The 1930s probably were bad enough for youngsters who lived with their families.
Just imagine how much worse times would have been if, instead of parents to guide you through the Depression, you had lazy, selfish, boozy Miss Hannigan making you scrub the orphanage.
It's enough to make a dozen little girls sing:
'Steada treated, we get tricked.
'Steada kisses, we get kicked.
Oh, it's rough, said Michael Marone, who is directing Annie at the Music Box Playhouse in Swoyersville. Miss Hannigan's nasty to all of them. They're sleeping two and three to a bunk. Some are on the floor. One of them plays with a mouse as a toy.
But for little red-headed Annie, hard times and hard knocks don't last. She eventually meets a kind benefactor, Daddy Warbucks, who will try to make her dreams come true.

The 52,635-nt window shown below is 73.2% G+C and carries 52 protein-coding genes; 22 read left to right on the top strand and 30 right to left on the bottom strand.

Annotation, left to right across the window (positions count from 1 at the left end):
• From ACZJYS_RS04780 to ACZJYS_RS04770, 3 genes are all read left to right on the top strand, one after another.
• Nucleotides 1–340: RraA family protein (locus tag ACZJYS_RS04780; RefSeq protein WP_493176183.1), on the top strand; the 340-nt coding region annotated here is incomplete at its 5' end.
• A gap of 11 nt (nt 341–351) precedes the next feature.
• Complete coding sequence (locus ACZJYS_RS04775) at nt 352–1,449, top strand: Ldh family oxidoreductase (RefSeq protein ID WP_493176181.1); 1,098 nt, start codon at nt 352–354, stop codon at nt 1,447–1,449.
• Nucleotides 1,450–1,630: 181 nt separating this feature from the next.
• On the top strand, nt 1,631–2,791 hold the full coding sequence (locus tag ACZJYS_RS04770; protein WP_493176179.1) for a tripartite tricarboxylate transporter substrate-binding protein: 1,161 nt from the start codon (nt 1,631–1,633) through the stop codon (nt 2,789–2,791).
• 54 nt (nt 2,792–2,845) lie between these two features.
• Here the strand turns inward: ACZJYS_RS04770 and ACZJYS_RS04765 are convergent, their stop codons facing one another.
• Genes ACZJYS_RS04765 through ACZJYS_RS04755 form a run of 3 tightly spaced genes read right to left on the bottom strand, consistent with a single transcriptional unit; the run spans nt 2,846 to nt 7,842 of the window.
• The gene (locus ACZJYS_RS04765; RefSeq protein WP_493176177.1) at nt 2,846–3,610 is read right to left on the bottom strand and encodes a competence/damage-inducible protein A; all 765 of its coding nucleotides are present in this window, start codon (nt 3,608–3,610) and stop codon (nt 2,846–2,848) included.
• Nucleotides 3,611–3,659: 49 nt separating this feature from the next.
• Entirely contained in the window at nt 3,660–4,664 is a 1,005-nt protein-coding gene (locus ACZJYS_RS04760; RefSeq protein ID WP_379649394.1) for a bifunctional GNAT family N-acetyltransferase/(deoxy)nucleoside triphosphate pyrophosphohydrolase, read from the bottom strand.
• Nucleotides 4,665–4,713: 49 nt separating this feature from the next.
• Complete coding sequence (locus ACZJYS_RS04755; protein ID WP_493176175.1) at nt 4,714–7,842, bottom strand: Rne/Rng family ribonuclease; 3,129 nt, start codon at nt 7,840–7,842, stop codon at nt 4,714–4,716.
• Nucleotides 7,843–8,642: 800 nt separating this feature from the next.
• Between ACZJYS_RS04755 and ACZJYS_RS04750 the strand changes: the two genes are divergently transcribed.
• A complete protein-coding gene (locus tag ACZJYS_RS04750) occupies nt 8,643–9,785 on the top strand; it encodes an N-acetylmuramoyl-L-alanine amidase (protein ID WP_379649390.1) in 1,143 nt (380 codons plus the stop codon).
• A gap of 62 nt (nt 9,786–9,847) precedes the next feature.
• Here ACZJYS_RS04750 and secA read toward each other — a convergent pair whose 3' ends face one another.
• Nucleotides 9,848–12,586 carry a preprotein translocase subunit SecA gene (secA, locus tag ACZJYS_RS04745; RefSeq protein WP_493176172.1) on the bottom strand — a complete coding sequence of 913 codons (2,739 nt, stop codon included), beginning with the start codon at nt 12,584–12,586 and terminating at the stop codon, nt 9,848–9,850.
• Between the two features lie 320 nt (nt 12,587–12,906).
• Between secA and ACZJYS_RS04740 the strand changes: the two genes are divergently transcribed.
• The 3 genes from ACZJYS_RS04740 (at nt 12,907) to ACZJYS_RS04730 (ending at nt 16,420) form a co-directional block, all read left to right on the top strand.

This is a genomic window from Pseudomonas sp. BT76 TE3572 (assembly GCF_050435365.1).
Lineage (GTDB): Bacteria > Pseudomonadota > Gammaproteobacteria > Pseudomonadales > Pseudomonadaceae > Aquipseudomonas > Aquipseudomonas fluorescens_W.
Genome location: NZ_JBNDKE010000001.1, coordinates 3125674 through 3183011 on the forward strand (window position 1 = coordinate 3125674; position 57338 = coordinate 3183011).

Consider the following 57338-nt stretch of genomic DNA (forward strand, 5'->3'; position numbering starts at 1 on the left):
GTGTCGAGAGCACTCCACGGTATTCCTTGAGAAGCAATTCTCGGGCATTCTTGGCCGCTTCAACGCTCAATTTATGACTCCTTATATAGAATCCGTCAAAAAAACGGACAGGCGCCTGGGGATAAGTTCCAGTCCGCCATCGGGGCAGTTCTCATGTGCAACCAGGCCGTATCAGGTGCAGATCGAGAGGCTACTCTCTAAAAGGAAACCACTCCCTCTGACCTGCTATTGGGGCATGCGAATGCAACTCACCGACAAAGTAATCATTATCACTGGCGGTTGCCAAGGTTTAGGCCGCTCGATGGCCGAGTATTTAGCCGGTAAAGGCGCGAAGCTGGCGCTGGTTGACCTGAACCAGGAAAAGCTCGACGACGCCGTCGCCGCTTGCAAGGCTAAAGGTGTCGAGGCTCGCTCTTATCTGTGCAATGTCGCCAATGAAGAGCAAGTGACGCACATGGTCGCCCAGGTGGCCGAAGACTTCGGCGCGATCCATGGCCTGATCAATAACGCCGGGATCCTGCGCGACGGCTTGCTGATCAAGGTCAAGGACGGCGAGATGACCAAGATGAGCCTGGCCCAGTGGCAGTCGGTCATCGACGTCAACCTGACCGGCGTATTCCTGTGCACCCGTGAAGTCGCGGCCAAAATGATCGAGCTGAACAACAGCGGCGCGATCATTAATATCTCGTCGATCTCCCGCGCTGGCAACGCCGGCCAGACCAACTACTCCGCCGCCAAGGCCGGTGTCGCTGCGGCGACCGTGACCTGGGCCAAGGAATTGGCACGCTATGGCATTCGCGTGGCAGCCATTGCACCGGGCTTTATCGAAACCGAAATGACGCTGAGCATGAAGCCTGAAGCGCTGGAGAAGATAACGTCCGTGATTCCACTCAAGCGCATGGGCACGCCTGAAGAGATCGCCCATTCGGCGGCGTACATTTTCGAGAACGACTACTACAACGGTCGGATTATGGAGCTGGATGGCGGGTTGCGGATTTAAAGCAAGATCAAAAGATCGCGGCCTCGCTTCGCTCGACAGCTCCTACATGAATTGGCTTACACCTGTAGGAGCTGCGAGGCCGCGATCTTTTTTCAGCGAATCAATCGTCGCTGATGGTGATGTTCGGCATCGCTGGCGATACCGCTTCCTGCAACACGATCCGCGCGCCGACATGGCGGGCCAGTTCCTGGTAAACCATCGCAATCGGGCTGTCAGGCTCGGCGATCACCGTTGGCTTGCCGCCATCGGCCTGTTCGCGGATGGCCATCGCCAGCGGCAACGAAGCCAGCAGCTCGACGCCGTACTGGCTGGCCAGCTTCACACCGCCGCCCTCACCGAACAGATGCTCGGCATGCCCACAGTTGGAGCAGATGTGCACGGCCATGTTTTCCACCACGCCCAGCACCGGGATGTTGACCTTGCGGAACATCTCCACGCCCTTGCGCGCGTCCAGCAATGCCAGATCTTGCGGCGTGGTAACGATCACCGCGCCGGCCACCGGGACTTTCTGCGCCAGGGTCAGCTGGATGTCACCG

Warbucks has the ability to give her the world, pretty much, Marone said. Unfortunately, the one thing Annie wants is her real parents back, and it's the one thing he can't give her.
Originally, the Music Box production was scheduled to end this weekend, but due to its popularity, two more shows have been added for March 2 and March 3.
Adding to the charm of the show are the cheerful singing and dancing of the young orphans, led by Abbigail Schultz as Annie.
The cast also boasts a four-footed friend, named Autumn in real life, who portrays Annie's dog, Sandy.
It's the board president's dog, Marone said. She's a mix, and she's the stereotypical sandy color. She's a ham, too. She knows when it's her time in the spotlight.
When: 8 tonight and Saturday; 3 p.m. Sunday; 8 p.m. March 2 and 3 p.m. March 3
Where: Music Box Dinner Playhouse, 196 Hughes St., Swoyersville
Tickets: $16 show; $34 with dinner, served 90 minutes before show time